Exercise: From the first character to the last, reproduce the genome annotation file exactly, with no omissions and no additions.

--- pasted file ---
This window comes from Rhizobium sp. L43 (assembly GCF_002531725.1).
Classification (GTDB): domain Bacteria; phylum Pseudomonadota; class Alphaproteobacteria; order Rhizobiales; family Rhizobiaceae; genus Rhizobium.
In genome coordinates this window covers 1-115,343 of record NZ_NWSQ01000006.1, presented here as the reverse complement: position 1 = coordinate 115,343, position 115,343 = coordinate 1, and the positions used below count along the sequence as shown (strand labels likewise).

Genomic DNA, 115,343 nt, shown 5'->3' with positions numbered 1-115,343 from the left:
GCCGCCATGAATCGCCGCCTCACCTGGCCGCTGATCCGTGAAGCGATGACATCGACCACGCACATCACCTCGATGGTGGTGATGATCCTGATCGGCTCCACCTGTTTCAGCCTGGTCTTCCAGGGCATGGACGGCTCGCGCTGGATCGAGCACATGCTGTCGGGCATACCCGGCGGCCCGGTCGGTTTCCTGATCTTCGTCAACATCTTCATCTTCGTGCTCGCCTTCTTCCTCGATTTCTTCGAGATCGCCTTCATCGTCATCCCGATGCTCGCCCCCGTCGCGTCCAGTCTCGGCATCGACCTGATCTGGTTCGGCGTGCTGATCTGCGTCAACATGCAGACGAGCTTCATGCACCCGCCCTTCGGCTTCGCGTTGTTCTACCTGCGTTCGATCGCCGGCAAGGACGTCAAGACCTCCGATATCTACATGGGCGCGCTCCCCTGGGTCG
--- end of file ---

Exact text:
This window comes from Rhizobium sp. L43 (assembly GCF_002531725.1).
Classification (GTDB): domain Bacteria; phylum Pseudomonadota; class Alphaproteobacteria; order Rhizobiales; family Rhizobiaceae; genus Rhizobium.
In genome coordinates this window covers 1-115,343 of record NZ_NWSQ01000006.1, presented here as the reverse complement: position 1 = coordinate 115,343, position 115,343 = coordinate 1, and the positions used below count along the sequence as shown (strand labels likewise).

Genomic DNA, 115,343 nt, shown 5'->3' with positions numbered 1-115,343 from the left:
GCCGCCATGAATCGCCGCCTCACCTGGCCGCTGATCCGTGAAGCGATGACATCGACCACGCACATCACCTCGATGGTGGTGATGATCCTGATCGGCTCCACCTGTTTCAGCCTGGTCTTCCAGGGCATGGACGGCTCGCGCTGGATCGAGCACATGCTGTCGGGCATACCCGGCGGCCCGGTCGGTTTCCTGATCTTCGTCAACATCTTCATCTTCGTGCTCGCCTTCTTCCTCGATTTCTTCGAGATCGCCTTCATCGTCATCCCGATGCTCGCCCCCGTCGCGTCCAGTCTCGGCATCGACCTGATCTGGTTCGGCGTGCTGATCTGCGTCAACATGCAGACGAGCTTCATGCACCCGCCCTTCGGCTTCGCGTTGTTCTACCTGCGTTCGATCGCCGGCAAGGACGTCAAGACCTCCGATATCTACATGGGCGCGCTCCCCTGGGTCG